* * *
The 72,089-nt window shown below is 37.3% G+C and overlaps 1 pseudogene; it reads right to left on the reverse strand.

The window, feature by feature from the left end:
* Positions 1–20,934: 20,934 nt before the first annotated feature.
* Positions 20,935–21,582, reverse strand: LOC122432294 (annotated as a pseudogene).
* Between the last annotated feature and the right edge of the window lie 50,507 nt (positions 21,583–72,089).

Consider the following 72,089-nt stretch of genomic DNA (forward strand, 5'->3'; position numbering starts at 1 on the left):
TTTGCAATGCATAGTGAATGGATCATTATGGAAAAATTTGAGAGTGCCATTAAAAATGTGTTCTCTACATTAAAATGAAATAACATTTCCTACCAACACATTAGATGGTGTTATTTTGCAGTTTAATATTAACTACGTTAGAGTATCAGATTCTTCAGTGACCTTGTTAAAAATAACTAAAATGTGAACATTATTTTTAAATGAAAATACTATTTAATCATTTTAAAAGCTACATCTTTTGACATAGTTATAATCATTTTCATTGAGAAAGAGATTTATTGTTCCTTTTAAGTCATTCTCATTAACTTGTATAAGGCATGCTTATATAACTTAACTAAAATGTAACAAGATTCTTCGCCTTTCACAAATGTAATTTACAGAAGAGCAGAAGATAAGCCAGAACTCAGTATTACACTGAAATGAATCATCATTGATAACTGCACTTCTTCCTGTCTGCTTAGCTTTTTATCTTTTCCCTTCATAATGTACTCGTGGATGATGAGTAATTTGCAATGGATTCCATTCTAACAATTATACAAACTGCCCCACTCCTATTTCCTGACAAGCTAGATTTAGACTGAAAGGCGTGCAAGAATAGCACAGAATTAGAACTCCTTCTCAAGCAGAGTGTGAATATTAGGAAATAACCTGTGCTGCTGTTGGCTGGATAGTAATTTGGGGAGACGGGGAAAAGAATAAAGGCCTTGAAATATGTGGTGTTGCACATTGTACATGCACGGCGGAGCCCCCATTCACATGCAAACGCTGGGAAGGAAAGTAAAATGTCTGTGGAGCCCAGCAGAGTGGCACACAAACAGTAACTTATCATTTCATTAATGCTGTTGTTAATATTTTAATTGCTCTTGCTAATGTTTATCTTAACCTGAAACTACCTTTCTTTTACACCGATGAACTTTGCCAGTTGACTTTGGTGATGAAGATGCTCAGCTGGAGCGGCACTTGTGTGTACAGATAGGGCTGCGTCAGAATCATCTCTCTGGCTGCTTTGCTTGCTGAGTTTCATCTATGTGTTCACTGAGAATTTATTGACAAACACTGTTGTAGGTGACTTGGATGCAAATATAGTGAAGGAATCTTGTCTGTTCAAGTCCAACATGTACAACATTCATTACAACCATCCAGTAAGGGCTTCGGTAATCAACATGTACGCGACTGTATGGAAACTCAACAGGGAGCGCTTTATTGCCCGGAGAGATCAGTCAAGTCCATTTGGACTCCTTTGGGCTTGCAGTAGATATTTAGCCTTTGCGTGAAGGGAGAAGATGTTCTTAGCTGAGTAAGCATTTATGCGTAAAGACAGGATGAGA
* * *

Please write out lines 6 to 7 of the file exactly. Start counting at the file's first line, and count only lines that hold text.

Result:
Consider the following 72,089-nt stretch of genomic DNA (forward strand, 5'->3'; position numbering starts at 1 on the left):
TTTGCAATGCATAGTGAATGGATCATTATGGAAAAATTTGAGAGTGCCATTAAAAATGTGTTCTCTACATTAAAATGAAATAACATTTCCTACCAACACATTAGATGGTGTTATTTTGCAGTTTAATATTAACTACGTTAGAGTATCAGATTCTTCAGTGACCTTGTTAAAAATAACTAAAATGTGAACATTATTTTTAAATGAAAATACTATTTAATCATTTTAAAAGCTACATCTTTTGACATAGTTATAATCATTTTCATTGAGAAAGAGATTTATTGTTCCTTTTAAGTCATTCTCATTAACTTGTATAAGGCATGCTTATATAACTTAACTAAAATGTAACAAGATTCTTCGCCTTTCACAAATGTAATTTACAGAAGAGCAGAAGATAAGCCAGAACTCAGTATTACACTGAAATGAATCATCATTGATAACTGCACTTCTTCCTGTCTGCTTAGCTTTTTATCTTTTCCCTTCATAATGTACTCGTGGATGATGAGTAATTTGCAATGGATTCCATTCTAACAATTATACAAACTGCCCCACTCCTATTTCCTGACAAGCTAGATTTAGACTGAAAGGCGTGCAAGAATAGCACAGAATTAGAACTCCTTCTCAAGCAGAGTGTGAATATTAGGAAATAACCTGTGCTGCTGTTGGCTGGATAGTAATTTGGGGAGACGGGGAAAAGAATAAAGGCCTTGAAATATGTGGTGTTGCACATTGTACATGCACGGCGGAGCCCCCATTCACATGCAAACGCTGGGAAGGAAAGTAAAATGTCTGTGGAGCCCAGCAGAGTGGCACACAAACAGTAACTTATCATTTCATTAATGCTGTTGTTAATATTTTAATTGCTCTTGCTAATGTTTATCTTAACCTGAAACTACCTTTCTTTTACACCGATGAACTTTGCCAGTTGACTTTGGTGATGAAGATGCTCAGCTGGAGCGGCACTTGTGTGTACAGATAGGGCTGCGTCAGAATCATCTCTCTGGCTGCTTTGCTTGCTGAGTTTCATCTATGTGTTCACTGAGAATTTATTGACAAACACTGTTGTAGGTGACTTGGATGCAAATATAGTGAAGGAATCTTGTCTGTTCAAGTCCAACATGTACAACATTCATTACAACCATCCAGTAAGGGCTTCGGTAATCAACATGTACGCGACTGTATGGAAACTCAACAGGGAGCGCTTTATTGCCCGGAGAGATCAGTCAAGTCCATTTGGACTCCTTTGGGCTTGCAGTAGATATTTAGCCTTTGCGTGAAGGGAGAAGATGTTCTTAGCTGAGTAAGCATTTATGCGTAAAGACAGGATGAGA